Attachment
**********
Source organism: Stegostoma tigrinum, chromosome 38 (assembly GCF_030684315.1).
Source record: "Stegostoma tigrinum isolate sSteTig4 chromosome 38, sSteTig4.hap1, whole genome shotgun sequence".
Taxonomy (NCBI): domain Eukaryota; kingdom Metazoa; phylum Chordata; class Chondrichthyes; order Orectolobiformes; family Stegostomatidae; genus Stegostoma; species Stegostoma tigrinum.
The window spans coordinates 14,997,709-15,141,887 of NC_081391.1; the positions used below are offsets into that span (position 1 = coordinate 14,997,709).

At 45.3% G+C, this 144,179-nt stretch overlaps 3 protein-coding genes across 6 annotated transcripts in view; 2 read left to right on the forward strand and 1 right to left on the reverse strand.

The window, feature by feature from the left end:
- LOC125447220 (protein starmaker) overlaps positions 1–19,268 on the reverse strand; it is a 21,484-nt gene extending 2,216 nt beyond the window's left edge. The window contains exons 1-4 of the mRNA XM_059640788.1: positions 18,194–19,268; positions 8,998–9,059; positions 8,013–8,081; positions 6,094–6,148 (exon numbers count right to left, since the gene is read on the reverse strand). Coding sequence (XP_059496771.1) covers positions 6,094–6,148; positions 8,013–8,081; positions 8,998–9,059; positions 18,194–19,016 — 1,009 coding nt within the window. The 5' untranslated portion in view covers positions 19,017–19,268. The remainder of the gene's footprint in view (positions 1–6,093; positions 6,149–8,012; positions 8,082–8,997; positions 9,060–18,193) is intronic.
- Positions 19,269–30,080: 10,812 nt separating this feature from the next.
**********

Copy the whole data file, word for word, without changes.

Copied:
Source organism: Stegostoma tigrinum, chromosome 38 (assembly GCF_030684315.1).
Source record: "Stegostoma tigrinum isolate sSteTig4 chromosome 38, sSteTig4.hap1, whole genome shotgun sequence".
Taxonomy (NCBI): domain Eukaryota; kingdom Metazoa; phylum Chordata; class Chondrichthyes; order Orectolobiformes; family Stegostomatidae; genus Stegostoma; species Stegostoma tigrinum.
The window spans coordinates 14,997,709-15,141,887 of NC_081391.1; the positions used below are offsets into that span (position 1 = coordinate 14,997,709).

At 45.3% G+C, this 144,179-nt stretch overlaps 3 protein-coding genes across 6 annotated transcripts in view; 2 read left to right on the forward strand and 1 right to left on the reverse strand.

The window, feature by feature from the left end:
- LOC125447220 (protein starmaker) overlaps positions 1–19,268 on the reverse strand; it is a 21,484-nt gene extending 2,216 nt beyond the window's left edge. The window contains exons 1-4 of the mRNA XM_059640788.1: positions 18,194–19,268; positions 8,998–9,059; positions 8,013–8,081; positions 6,094–6,148 (exon numbers count right to left, since the gene is read on the reverse strand). Coding sequence (XP_059496771.1) covers positions 6,094–6,148; positions 8,013–8,081; positions 8,998–9,059; positions 18,194–19,016 — 1,009 coding nt within the window. The 5' untranslated portion in view covers positions 19,017–19,268. The remainder of the gene's footprint in view (positions 1–6,093; positions 6,149–8,012; positions 8,082–8,997; positions 9,060–18,193) is intronic.
- Positions 19,269–30,080: 10,812 nt separating this feature from the next.